It’s been a while since I’ve posted anything on here, but i’m hoping I will be able to find some time to post more often. However, while mister is getting in a quick snooze, I wanted to post something that has been on my mind a lot lately.
About a month and half ago, I was asked by a friend how it was being pregnant and having a baby after loosing our twins. Then, on one of our Sunday trips to the cemetery to see our boys, I made a statement to my husband and I was shocked by his answer.
Lets start at the beginning.
Deciding to try for another baby after we lost our twins was the most terrifying decision we have ever made. For us, its not “Oh, we decided this, lets give it a few months and hopefully it will happen!” It’s more of a call to the fertility clinic, go through lab draws, ultrasounds, injections, surgery, a few thousand dollars, an embryo transfer, and a whole heck of a lot of prayers that it all worked.
We lost our twins the last day in January and the first day of February. In March, a nurse from the fertility clinic called to “Check in and see how the pregnancy was going”. I bluntly told her that we had lost the twins about a month ago and i’m sure made her feel utterly horrible. We then had an appointment to see our fertility doctor in a few weeks to discuss our options.
After talking with my doctor, discussing it together, saying lots of prayers and MANY trips to the temple, we decided to go ahead with an embryo transfer. Luckily, we were blessed to become pregnant.
Three days before I was to have my blood drawn to tell us if I was pregnant for sure or not, I took a pregnancy test at home. As the two lines appeared, the fear, anxiety, worry, and grief washed over.
When I was pregnant with the twins, I did it all that a first time mom does, especially one who is a planner like myself.
I started stocking up on diapers, wipes, clothes, planned out the nursery, started painting the nursery, bought furniture for the nursery, everything you can think of. When we lost the twins, my mom and niece went to our house while I was still in the hospital and put anything baby related into the nursery and closed the door. That door stayed closed for a good two months.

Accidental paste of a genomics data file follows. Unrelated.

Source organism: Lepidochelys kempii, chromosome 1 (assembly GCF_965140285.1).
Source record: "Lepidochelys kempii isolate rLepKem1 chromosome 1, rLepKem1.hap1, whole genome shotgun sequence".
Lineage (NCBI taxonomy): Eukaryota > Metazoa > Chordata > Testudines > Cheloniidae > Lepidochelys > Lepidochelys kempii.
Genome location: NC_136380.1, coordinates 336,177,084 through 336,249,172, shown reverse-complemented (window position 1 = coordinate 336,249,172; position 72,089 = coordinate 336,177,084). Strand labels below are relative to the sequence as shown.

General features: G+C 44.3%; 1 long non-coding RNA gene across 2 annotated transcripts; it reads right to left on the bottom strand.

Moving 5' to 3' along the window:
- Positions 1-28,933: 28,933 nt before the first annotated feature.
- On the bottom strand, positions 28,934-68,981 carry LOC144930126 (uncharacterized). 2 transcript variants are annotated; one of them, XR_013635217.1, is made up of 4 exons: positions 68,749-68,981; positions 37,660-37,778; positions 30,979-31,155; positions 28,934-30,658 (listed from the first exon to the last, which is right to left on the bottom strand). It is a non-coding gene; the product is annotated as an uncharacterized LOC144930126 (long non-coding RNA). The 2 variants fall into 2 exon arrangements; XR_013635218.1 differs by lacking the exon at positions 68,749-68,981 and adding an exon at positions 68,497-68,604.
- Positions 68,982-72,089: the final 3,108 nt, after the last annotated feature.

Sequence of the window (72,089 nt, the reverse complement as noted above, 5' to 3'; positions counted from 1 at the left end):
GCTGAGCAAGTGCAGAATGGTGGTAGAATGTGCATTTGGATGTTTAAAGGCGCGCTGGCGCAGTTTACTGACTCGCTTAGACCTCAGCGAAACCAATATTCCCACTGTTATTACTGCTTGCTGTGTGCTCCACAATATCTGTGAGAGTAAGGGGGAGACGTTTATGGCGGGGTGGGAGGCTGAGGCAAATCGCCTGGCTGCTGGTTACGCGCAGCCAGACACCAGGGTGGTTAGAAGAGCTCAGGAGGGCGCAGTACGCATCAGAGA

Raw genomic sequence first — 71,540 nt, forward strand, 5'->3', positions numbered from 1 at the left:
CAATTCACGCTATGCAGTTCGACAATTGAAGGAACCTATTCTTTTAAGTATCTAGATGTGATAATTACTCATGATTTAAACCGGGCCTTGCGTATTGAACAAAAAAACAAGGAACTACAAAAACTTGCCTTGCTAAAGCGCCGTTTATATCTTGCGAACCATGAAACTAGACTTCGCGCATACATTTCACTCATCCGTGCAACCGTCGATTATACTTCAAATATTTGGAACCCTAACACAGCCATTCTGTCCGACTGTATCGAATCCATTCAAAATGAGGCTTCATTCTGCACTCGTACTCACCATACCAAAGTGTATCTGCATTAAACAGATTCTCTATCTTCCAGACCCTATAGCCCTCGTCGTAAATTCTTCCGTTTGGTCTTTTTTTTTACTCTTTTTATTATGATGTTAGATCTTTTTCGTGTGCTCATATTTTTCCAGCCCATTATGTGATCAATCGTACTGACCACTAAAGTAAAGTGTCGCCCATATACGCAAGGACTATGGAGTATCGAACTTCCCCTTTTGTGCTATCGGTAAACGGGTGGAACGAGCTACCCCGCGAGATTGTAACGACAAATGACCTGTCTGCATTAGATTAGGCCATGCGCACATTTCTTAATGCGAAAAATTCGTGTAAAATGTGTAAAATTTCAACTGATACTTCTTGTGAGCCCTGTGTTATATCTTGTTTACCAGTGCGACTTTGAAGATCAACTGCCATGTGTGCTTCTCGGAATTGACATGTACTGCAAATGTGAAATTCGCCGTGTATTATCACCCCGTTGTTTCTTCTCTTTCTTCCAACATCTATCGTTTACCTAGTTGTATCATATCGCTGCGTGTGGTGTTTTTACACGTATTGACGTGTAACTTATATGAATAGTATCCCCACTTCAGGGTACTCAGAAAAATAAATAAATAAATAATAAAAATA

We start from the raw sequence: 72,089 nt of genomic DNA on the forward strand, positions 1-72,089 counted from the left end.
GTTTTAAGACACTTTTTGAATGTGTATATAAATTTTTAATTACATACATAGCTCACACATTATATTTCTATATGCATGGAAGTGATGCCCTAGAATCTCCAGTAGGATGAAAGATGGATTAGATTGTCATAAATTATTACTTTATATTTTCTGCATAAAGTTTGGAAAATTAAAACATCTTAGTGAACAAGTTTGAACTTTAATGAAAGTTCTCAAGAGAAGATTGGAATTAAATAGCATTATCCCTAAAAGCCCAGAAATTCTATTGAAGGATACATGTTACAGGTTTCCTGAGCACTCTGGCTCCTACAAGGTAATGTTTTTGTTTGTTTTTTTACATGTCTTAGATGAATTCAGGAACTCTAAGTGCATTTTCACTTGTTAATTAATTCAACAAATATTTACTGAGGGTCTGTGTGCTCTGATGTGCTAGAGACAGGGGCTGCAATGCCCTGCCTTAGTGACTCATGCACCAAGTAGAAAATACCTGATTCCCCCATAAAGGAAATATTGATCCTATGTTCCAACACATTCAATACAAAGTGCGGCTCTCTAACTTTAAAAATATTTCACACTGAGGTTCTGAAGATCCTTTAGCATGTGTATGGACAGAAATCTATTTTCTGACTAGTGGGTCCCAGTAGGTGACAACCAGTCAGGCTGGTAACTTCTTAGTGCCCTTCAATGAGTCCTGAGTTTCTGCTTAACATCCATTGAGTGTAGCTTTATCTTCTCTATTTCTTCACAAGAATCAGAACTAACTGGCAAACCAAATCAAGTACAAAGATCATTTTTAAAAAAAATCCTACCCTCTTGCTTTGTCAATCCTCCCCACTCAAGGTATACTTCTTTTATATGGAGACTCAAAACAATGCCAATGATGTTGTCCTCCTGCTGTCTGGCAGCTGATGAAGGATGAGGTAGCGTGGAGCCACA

With my second pregnancy, EVERYTHING was different.
We didn’t tell hardly anyone but our families for a good little while. We didn’t announce on social media until we were reassured for the umpteenth time that things were going great. We didn’t take weekly bump pictures. We didn’t have a gender reveal party. I didn’t buy anything baby related until I was 24 weeks. I listened to his heart beat every night with the doppler that we had purchased. We happened to move while I was pregnant, so a nursery wasn’t put together until right before he was born. A hospital bag was packed when I was discharged the first time for pre-term labor. EVERYTHING happened differently.
Now, I’m sure I sound utterly crazy to you. However, I’ve been reassured by my doctor that I am NOT crazy! Ha.
Grief is a funny thing, and every one grieves differently.
The entire time I was pregnant, I was terrified. Terrified that I was going to give birth and only hold my little peanut for a short time before he returned home. Terrified that one of the ultrasounds would show that his heart had stopped. Terrified that I was going to have to bury another child.
Basically, what i’m saying, unless you’ve been through a loss like this, you don’t really fully understand. And if you have been through a loss like this, I’m sure some of this sounds all too familiar.
Luke is now four months old. We lost the twins over a year ago. And guess what? I still grieve them. I still miss them every day. I still occasionally find my self sad, and sometimes shed some tears for them. I worry frequently that something is going to happen to Luke. But, as my doctor has told me, He would be more concerned if I didn’t have these fears.
Going back to what I stated earlier. When my friend asked me, I told her it was hard, because it was. It’s the hardest thing we’ve had to do. I told her I still grieve, because I do. I wish that it was a walk in the park, but it isn’t.
Alex’s part of the conversation that day as we were driving through the cemetery is what has stuck with me the most. He told me that if we hadn’t experienced that, we wouldn’t nearly be the people that we are today. We wouldn’t have the faith that we have. We wouldn’t have the understanding of the atonement that we do. We wouldn’t have met the amazing people that we have, and we wouldn’t have grown to the better people that we are.
So, there you have it. The truth of what its been like living the life after loss, and moving on.